Star Wars in Review: Episode III
A Review by G-Funk
Director: George Lucas
Cast: Ewan McGregor, Hayden Christenson, Natalie Portman, Samuel L. Jackson, Frank Oz
Plot: Anakin Skywalker, a Jedi who remains secretly married (in spite of spending all his time with mind-readers), is driven by a vague dream he has to seek out the Dark Side of the Force.
Review: Out of the three Star Wars prequels, this is the one where Lucas begins to grasp the basic conventions of cinema. Whilst in the movies that came before there was no character development or logical plots, this third installment does allow the characters to be driven by emotion and the plot to follow a sensible thread. And although this isn’t the complete barrage of failure that The Phantom Menace and Attack of the Clones was, it is marred by some massive and idiotic plot holes and moronic motivations.
Showing the fall of Anakin Skywalker to the Dark Side, the plot centres around his desire to protect his now wife, Padme, from the danger he fears will take her away from him. Given how easily she survived a full scale invasion and dodged multiple assassination attempts you’d expect the threat to her life would be pretty extreme for super-jedi Anakin to sweat. You’d be wrong, of course, as there is no threat. Instead, Anakin has a dream in which, through fog, he sees that Padme is in danger. Based on this bad dream he butchers children, turns against everything he believed in and becomes the most evil creature in the entire galaxy. If Lucus expects viewers to accept this nonsense then either he’s an idiot, or he thinks we are stupid beyond belief. The rest of story may have worked if it wasn’t hinged on such a stupid premise.
The other plot thread, the one that gives Obi-wan a contrived reason to be in the movie, involves him chasing after disposable villain General Grevious. This guy is, without a doubt, the most moronic character in the entire series (and I haven’t forgotten about Jar Jar Binks). Lurching, cackling, wheezing (an asthmatic robot?) and flapping his cape around, General Grevious makes Mister Burns look subtle. I’m shocked he doesn’t spend a scene tying Padme to the train tracks while twirling a big ‘tashe. He’s a laughably bad creation who stinks up every scene he’s in.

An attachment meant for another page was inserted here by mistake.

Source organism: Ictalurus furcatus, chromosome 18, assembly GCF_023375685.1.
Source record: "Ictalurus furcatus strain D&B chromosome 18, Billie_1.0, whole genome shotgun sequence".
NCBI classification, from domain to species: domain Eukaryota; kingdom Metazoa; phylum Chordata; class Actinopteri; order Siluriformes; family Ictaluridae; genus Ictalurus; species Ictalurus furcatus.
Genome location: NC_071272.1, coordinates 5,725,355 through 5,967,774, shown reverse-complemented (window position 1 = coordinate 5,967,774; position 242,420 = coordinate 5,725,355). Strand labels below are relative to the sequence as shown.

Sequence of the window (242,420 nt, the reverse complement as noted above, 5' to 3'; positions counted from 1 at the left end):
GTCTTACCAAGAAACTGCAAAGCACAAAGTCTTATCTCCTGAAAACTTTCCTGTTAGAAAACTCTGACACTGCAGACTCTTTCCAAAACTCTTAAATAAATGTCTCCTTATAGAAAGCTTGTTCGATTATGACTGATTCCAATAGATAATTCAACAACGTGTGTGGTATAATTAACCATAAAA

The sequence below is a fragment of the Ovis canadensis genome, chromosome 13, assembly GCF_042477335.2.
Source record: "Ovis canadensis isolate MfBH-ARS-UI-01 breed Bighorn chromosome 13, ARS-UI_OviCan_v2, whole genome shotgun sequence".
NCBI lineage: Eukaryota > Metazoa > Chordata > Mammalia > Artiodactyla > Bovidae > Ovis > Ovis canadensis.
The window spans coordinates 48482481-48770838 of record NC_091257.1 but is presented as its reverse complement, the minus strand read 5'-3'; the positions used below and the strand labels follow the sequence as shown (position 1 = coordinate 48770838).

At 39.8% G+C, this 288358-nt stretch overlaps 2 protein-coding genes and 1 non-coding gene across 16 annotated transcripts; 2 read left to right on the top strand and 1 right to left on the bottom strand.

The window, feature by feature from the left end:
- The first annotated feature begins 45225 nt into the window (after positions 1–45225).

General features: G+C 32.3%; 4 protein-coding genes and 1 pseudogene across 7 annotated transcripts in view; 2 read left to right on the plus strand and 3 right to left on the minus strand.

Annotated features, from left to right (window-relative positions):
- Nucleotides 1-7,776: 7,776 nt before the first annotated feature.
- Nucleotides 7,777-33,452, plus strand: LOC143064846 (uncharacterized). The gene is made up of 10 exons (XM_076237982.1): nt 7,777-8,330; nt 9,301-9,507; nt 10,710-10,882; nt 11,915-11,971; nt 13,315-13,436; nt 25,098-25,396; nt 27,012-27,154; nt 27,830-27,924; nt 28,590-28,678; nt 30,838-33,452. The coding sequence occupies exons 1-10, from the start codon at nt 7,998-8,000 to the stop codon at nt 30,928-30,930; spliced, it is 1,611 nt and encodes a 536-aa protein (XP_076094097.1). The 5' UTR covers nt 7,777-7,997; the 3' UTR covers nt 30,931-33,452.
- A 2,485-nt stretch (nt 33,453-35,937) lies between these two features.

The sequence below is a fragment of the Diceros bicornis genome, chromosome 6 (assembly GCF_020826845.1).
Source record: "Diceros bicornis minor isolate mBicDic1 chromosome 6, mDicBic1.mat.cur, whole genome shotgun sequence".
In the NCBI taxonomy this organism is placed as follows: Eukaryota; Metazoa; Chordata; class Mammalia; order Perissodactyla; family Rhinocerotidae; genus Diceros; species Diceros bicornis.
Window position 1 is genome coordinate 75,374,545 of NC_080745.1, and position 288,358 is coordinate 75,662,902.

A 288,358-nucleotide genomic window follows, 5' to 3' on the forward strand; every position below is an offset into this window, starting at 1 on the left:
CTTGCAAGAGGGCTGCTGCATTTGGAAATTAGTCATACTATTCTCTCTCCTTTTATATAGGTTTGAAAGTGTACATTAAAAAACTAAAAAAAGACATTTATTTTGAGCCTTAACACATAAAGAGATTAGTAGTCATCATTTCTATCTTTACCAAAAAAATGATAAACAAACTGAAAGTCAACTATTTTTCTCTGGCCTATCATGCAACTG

Needless to say the dialogue is awful once again. “You underestimate my poweeeerrrr” growls Anakin in a flat monotone, and it raises a chuckle, but the reals laughs are reserved for Yoda’s disjointed speech patterns being applied to smack talk with the Emperor. This trash may have been passable with well directed actors, but the movie doesn’t seem to have any.
The big flaw with prequels is that they often try to rewrite history at the expense of the present. Revenge of the Sith is a textbook example of this, especially as Lucas doesn’t seem to understand what makes his characters unique or memorable. Yoda goes from being a wise, cryptic sage whose size betrays unseen depths to an unstoppable, back-flipping badass. The Emporer goes from being a shadowy puppet master, controling destinies from behind the curtain to an unstoppable, back-flipping badass. Darth Vader goes from being the ultimate evil in the entire galaxy to a whiny bitch who has a bad dream then gets tricked by an old man into becoming a bad guy, who also happens to be an unstoppable, back-flipping badass.
Once filling the Star Wars universe with varied and interesting characters, we now have a bunch of similar characters who don’t do anything (except for backflips, obviously). Plus, one of cinemas best villains of all time gets reduced to a guy who was hoodwinked into being evil.
Lucas forces the entire series into a death knell with a rushed ten minute epilogue that serves to tie up the loose ends he’d forgotton about until now. Padme was supposed to die, so now she catches a terminal case of ‘giving up on life’. Darth Vader gets told that he killed Padme to make him angry and evil, but a competent scriptwriter would know that it would’ve been easier if he had killed her, because then they wouldn’t be making up contrived reasons for him to be evil and her to die in the last scene of the movie. Finally, Jimmy Smits decides, randomly, to erase C3PO’s memory for no reason, because it didn’t occur to Lucas earlier that the entire series would fall apart if he’d included some idiotic in-joke like Darth Vader building C3PO as a child. This final scene is, frankly, beyond idiotic.
It does earn itself a couple of bonus stars for not being a total wreck.
Rating: THREE outta TEN
Getting tired of me hating on the Star Wars Movies? Next week we’ll be reviewing ‘A New Hope’ – surely there’s nothing bad I can say about that! Right?